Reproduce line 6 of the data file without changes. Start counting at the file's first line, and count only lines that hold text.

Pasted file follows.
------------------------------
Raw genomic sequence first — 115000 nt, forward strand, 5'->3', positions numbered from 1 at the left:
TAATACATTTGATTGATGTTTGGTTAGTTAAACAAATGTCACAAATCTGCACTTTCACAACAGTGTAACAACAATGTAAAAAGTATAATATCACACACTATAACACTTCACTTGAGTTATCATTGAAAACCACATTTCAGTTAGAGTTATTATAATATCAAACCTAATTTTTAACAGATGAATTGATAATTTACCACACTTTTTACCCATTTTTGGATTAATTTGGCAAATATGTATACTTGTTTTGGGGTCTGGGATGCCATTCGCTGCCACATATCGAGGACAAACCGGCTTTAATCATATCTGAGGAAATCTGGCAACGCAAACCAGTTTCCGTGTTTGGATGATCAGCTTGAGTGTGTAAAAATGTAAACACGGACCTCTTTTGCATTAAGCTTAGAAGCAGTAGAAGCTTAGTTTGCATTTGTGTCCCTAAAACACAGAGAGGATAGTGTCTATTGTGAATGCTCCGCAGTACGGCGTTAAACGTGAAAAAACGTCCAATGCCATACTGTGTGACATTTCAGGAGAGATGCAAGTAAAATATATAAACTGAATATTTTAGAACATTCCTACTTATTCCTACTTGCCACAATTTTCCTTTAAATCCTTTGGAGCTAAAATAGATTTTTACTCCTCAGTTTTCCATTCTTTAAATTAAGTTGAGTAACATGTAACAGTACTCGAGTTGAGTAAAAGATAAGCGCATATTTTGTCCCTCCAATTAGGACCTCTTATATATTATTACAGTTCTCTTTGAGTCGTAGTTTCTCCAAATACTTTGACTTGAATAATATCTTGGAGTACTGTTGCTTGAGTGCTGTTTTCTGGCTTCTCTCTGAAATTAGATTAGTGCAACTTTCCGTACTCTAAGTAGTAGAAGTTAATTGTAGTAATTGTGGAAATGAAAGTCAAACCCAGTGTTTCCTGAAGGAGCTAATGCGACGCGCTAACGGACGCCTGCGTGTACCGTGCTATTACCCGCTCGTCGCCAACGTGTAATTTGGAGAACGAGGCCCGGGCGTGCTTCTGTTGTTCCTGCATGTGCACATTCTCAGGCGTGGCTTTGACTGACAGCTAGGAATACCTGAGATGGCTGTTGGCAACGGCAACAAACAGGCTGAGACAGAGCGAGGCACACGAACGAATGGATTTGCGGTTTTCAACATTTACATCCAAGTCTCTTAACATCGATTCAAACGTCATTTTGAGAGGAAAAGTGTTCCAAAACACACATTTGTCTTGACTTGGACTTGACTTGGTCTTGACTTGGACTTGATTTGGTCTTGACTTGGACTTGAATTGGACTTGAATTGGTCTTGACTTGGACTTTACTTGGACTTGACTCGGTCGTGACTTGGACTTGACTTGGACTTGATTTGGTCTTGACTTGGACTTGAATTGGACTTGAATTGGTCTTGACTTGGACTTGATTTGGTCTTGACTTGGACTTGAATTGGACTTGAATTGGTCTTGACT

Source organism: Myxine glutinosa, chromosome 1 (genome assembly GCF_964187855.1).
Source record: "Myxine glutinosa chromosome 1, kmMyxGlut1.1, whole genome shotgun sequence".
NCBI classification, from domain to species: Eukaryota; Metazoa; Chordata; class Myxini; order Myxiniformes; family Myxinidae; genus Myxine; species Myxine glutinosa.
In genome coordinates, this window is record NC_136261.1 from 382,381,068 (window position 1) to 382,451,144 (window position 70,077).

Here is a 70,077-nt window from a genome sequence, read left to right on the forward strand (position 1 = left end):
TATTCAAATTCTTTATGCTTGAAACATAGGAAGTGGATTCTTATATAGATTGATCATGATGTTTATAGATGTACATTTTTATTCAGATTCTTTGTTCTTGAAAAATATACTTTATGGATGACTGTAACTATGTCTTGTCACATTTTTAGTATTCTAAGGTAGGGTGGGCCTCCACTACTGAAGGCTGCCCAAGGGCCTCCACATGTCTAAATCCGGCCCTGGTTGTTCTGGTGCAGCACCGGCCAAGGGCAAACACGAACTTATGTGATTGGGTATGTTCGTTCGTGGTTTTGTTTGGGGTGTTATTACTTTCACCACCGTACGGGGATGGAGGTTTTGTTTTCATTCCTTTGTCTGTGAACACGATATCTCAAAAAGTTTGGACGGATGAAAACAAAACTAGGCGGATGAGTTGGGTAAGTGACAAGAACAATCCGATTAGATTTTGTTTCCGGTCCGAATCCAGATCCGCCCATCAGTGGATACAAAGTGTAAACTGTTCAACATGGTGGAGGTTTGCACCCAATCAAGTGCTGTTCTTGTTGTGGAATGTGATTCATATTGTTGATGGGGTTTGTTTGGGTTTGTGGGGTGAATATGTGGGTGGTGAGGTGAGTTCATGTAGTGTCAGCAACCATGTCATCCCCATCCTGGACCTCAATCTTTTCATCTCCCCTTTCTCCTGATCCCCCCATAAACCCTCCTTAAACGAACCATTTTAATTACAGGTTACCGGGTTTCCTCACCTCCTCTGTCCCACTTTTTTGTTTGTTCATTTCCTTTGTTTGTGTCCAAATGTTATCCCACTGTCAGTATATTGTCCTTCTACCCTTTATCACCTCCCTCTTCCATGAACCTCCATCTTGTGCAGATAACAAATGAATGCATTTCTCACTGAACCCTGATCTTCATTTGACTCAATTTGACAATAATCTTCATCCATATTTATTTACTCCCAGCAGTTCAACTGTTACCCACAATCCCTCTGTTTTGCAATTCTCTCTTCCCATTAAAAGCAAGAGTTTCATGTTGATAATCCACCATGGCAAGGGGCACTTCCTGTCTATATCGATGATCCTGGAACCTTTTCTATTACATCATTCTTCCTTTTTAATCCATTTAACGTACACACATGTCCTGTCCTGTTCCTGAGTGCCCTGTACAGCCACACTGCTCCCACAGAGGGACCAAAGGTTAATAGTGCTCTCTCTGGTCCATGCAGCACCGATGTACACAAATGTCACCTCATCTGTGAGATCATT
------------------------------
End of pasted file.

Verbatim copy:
In genome coordinates, this window is record NC_136261.1 from 382,381,068 (window position 1) to 382,451,144 (window position 70,077).